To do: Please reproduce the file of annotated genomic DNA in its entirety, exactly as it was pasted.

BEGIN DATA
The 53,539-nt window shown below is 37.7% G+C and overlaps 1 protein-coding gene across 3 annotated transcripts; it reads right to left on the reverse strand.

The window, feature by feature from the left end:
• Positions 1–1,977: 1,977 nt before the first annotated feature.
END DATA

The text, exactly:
The 53,539-nt window shown below is 37.7% G+C and overlaps 1 protein-coding gene across 3 annotated transcripts; it reads right to left on the reverse strand.

The window, feature by feature from the left end:
• Positions 1–1,977: 1,977 nt before the first annotated feature.